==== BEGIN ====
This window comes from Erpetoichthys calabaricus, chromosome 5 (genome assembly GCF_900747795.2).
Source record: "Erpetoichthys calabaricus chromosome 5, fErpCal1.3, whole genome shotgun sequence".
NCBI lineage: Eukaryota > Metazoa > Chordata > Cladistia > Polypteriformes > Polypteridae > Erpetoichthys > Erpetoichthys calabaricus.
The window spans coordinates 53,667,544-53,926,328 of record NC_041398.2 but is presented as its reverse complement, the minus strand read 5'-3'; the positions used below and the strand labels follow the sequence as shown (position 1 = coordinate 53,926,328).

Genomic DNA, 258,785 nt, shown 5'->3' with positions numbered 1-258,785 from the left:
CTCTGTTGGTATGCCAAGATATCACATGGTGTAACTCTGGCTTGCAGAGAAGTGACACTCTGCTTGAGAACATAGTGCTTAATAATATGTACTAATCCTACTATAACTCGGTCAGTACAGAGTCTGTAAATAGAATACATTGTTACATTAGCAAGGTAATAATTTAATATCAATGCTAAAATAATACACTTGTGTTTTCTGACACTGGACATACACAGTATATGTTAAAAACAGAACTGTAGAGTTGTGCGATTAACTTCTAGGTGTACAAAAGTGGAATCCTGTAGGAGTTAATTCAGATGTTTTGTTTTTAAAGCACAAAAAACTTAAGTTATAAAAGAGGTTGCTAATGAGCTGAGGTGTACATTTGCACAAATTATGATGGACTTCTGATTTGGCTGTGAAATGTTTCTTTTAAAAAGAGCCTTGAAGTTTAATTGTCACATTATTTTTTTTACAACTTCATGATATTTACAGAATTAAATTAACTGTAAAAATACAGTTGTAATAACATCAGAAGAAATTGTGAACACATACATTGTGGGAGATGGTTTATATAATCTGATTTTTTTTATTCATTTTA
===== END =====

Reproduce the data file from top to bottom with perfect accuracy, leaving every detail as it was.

This window comes from Erpetoichthys calabaricus, chromosome 5 (genome assembly GCF_900747795.2).
Source record: "Erpetoichthys calabaricus chromosome 5, fErpCal1.3, whole genome shotgun sequence".
NCBI lineage: Eukaryota > Metazoa > Chordata > Cladistia > Polypteriformes > Polypteridae > Erpetoichthys > Erpetoichthys calabaricus.
The window spans coordinates 53,667,544-53,926,328 of record NC_041398.2 but is presented as its reverse complement, the minus strand read 5'-3'; the positions used below and the strand labels follow the sequence as shown (position 1 = coordinate 53,926,328).

Genomic DNA, 258,785 nt, shown 5'->3' with positions numbered 1-258,785 from the left:
CTCTGTTGGTATGCCAAGATATCACATGGTGTAACTCTGGCTTGCAGAGAAGTGACACTCTGCTTGAGAACATAGTGCTTAATAATATGTACTAATCCTACTATAACTCGGTCAGTACAGAGTCTGTAAATAGAATACATTGTTACATTAGCAAGGTAATAATTTAATATCAATGCTAAAATAATACACTTGTGTTTTCTGACACTGGACATACACAGTATATGTTAAAAACAGAACTGTAGAGTTGTGCGATTAACTTCTAGGTGTACAAAAGTGGAATCCTGTAGGAGTTAATTCAGATGTTTTGTTTTTAAAGCACAAAAAACTTAAGTTATAAAAGAGGTTGCTAATGAGCTGAGGTGTACATTTGCACAAATTATGATGGACTTCTGATTTGGCTGTGAAATGTTTCTTTTAAAAAGAGCCTTGAAGTTTAATTGTCACATTATTTTTTTTACAACTTCATGATATTTACAGAATTAAATTAACTGTAAAAATACAGTTGTAATAACATCAGAAGAAATTGTGAACACATACATTGTGGGAGATGGTTTATATAATCTGATTTTTTTTATTCATTTTA